Parents Experiences of Their Children Suffering Febrile Seizures2018In: Journal of Pediatric Nursing: Nursing Care of Children and Families, ISSN 0882-5963, E-ISSN 1532-8449, Vol. 38, p. 68-73Article in journal (Refereed)
    Abstract [en]

    Purpose: To explore parents experiences of their child suffering febrile seizures. Design and Method: Seven mothers and four fathers with experience of one or several febrile seizures in their children were interviewed. A qualitative content analysis with an inductive approach was performed. Result: Five themes emerged; emotional experiences, in terms of anxiety and fear, and need for control, need for support, need for acknowledgement and need for comfort. Professional assurance and support from healthcare staff was considered important to help parents handle the situation. Conclusion: Febrile seizure caused anxiety due to parents lack of comprehension about the event and how to act during the seizure. Practice Implications: The pediatric nurse plays an important role in gaining the trust of and supporting parents whose children have suffered febrile seizures. They can alleviate concerns that arise, and also generate assured and well informed parents, who are better prepared to deal with recurrent febrile seizures. (c) 2017 Elsevier Inc. All rights reserved.

  • 19.
    Sund-Levander, Märtha
    et al.
    Linköping University, Department of Medical and Health Sciences, Division of Nursing Science. Linköping University, Faculty of Medicine and Health Sciences.
    Grodzinsky, Ewa
    Linköping University, Department of Medical and Health Sciences, Division of Drug Research. Linköping University, Faculty of Medicine and Health Sciences. Region Östergötland, Local Health Care Services in West Östergötland, Research & Development Unit in Local Health Care. National Board Forens Med, Linkoping, Sweden.
    Variation in Normal Ear Temperature2017In: The American journal of surgery, ISSN 0002-9629, E-ISSN 1538-2990, Vol. 354, no 4, p. 370-378Article in journal (Refereed)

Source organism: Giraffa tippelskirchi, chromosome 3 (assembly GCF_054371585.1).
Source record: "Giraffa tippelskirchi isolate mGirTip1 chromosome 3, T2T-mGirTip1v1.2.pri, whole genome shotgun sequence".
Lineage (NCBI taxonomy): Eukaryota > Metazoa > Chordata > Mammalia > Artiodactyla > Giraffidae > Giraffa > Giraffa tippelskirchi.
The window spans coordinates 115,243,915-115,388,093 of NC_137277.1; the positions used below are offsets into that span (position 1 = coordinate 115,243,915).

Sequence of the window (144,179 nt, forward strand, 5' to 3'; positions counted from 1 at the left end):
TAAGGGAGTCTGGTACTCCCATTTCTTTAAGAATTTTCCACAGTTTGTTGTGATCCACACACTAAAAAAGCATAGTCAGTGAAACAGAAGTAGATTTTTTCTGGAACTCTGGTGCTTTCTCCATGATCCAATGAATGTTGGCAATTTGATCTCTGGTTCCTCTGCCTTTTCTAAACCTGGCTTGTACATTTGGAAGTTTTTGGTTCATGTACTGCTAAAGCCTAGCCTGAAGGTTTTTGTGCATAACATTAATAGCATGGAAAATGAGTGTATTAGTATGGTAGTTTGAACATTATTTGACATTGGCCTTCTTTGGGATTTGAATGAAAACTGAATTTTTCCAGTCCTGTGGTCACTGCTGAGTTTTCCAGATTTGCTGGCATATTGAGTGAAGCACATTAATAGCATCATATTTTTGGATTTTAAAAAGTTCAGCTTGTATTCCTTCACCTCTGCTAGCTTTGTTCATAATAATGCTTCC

Abstract [en]

    Background: Variation in baseline ear temperature, taken in the unadjusted mode, has yet to be established in different age groups. Because normal body temperatures show large variations, the same may be expected for increased temperatures in fever. The aims were to study variations in normothermic body temperatures measured with an ear thermometer and to determine differences between actual and perceived body temperature during a febrile episode (referred to as difftemp) in apparently healthy children and adults. Methods: Ear temperature was measured once in 2,006 individuals (61.7% females): 683 children aged 2 and 4 years, 492 adolescents aged 10-18 years, 685 adults aged 19-65 years and 146 elderly aged 66-89 years. Difftemp was estimated as the difference between the individuals ear body temperature, measured in the present study, and the respondents reported temperature when feverish. Results: Mean ear temperature was 36.4 +/- 0.6 degrees C overall and in the child and adult groups. In adolescents, it was 36.5 +/- 0.5 degrees C, and in elderly, 36.1 +/- 0.5 degrees C. Temperature in men was 36.3 +/- 0.6 degrees C, and in women, 36.5 +/- 0.5 degrees C. Difftemp was 1.1 +/- 0.7 degrees C in adolescents, 1.5 +/- 0.7 degrees C in children and adults, and 1.6 +/- 0.7 degrees C in those amp;gt; 65 years. Conclusions: Ear body temperature is lower than traditionally reported and differs with age and sex. An individual difftemp of 1.0-1.5 degrees C along with malaise might indicate fever.

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  • 20.
    Sund-Levander, Märtha
    et al.
    Linköping University, Department of Medical and Health Sciences, Division of Nursing Science. Linköping University, Faculty of Medicine and Health Sciences.
    Milberg, Anna
    Linköping University, Department of Social and Welfare Studies, Division of Nursing Science. Linköping University, Faculty of Medicine and Health Sciences. Region Östergötland, Local Health Care Services in East Östergötland, Center of Palliative Care. Region Östergötland, Local Health Care Services in East Östergötland, Department of Advanced Home Care in Norrköping.
    Rodhe, Nils
    Uppsala University, Sweden.
    Tingström, Pia
    Linköping University, Department of Medical and Health Sciences, Division of Nursing Science. Linköping University, Faculty of Medicine and Health Sciences.
    Grodzinsky, Ewa
    Linköping University, Department of Medical and Health Sciences, Division of Drug Research. Linköping University, Faculty of Medicine and Health Sciences. Region Östergötland, Local Health Care Services in West Östergötland, Research & Development Unit in Local Health Care.
    Differences in predictors of 5-year survival over a 10-year period in two cohorts of elderly nursing home residents in Sweden2016In: Scandinavian Journal of Caring Sciences, ISSN 0283-9318, E-ISSN 1471-6712, Vol. 30, no 4, p. 714-720Article in journal (Refereed)
    Abstract [en]